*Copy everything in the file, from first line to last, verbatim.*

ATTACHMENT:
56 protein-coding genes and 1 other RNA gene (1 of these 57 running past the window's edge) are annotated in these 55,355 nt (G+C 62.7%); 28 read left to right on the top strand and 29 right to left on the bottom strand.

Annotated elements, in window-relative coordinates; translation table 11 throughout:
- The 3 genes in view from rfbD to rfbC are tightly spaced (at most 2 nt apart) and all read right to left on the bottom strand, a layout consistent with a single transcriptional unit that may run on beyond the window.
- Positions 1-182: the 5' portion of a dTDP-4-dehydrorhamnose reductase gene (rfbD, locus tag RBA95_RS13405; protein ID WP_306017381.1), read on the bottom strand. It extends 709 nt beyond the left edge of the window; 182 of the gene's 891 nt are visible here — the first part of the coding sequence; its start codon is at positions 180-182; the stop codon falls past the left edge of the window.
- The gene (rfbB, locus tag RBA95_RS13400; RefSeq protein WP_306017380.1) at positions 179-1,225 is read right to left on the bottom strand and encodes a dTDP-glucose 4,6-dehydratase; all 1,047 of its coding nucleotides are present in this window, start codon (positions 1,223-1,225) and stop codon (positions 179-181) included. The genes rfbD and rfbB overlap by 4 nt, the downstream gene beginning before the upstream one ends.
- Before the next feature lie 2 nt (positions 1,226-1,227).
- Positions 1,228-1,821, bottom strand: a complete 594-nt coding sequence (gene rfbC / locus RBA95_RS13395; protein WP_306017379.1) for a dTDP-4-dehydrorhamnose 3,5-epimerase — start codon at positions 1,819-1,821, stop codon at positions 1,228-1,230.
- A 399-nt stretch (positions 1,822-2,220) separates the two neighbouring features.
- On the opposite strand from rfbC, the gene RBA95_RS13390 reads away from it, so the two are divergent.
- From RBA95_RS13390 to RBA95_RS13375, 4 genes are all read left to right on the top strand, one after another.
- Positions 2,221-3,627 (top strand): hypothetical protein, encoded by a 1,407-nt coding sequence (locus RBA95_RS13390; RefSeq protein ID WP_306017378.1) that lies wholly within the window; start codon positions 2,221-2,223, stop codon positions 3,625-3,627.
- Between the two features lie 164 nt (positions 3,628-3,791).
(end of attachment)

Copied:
56 protein-coding genes and 1 other RNA gene (1 of these 57 running past the window's edge) are annotated in these 55,355 nt (G+C 62.7%); 28 read left to right on the top strand and 29 right to left on the bottom strand.

Annotated elements, in window-relative coordinates; translation table 11 throughout:
- The 3 genes in view from rfbD to rfbC are tightly spaced (at most 2 nt apart) and all read right to left on the bottom strand, a layout consistent with a single transcriptional unit that may run on beyond the window.
- Positions 1-182: the 5' portion of a dTDP-4-dehydrorhamnose reductase gene (rfbD, locus tag RBA95_RS13405; protein ID WP_306017381.1), read on the bottom strand. It extends 709 nt beyond the left edge of the window; 182 of the gene's 891 nt are visible here — the first part of the coding sequence; its start codon is at positions 180-182; the stop codon falls past the left edge of the window.
- The gene (rfbB, locus tag RBA95_RS13400; RefSeq protein WP_306017380.1) at positions 179-1,225 is read right to left on the bottom strand and encodes a dTDP-glucose 4,6-dehydratase; all 1,047 of its coding nucleotides are present in this window, start codon (positions 1,223-1,225) and stop codon (positions 179-181) included. The genes rfbD and rfbB overlap by 4 nt, the downstream gene beginning before the upstream one ends.
- Before the next feature lie 2 nt (positions 1,226-1,227).
- Positions 1,228-1,821, bottom strand: a complete 594-nt coding sequence (gene rfbC / locus RBA95_RS13395; protein WP_306017379.1) for a dTDP-4-dehydrorhamnose 3,5-epimerase — start codon at positions 1,819-1,821, stop codon at positions 1,228-1,230.
- A 399-nt stretch (positions 1,822-2,220) separates the two neighbouring features.
- On the opposite strand from rfbC, the gene RBA95_RS13390 reads away from it, so the two are divergent.
- From RBA95_RS13390 to RBA95_RS13375, 4 genes are all read left to right on the top strand, one after another.
- Positions 2,221-3,627 (top strand): hypothetical protein, encoded by a 1,407-nt coding sequence (locus RBA95_RS13390; RefSeq protein ID WP_306017378.1) that lies wholly within the window; start codon positions 2,221-2,223, stop codon positions 3,625-3,627.
- Between the two features lie 164 nt (positions 3,628-3,791).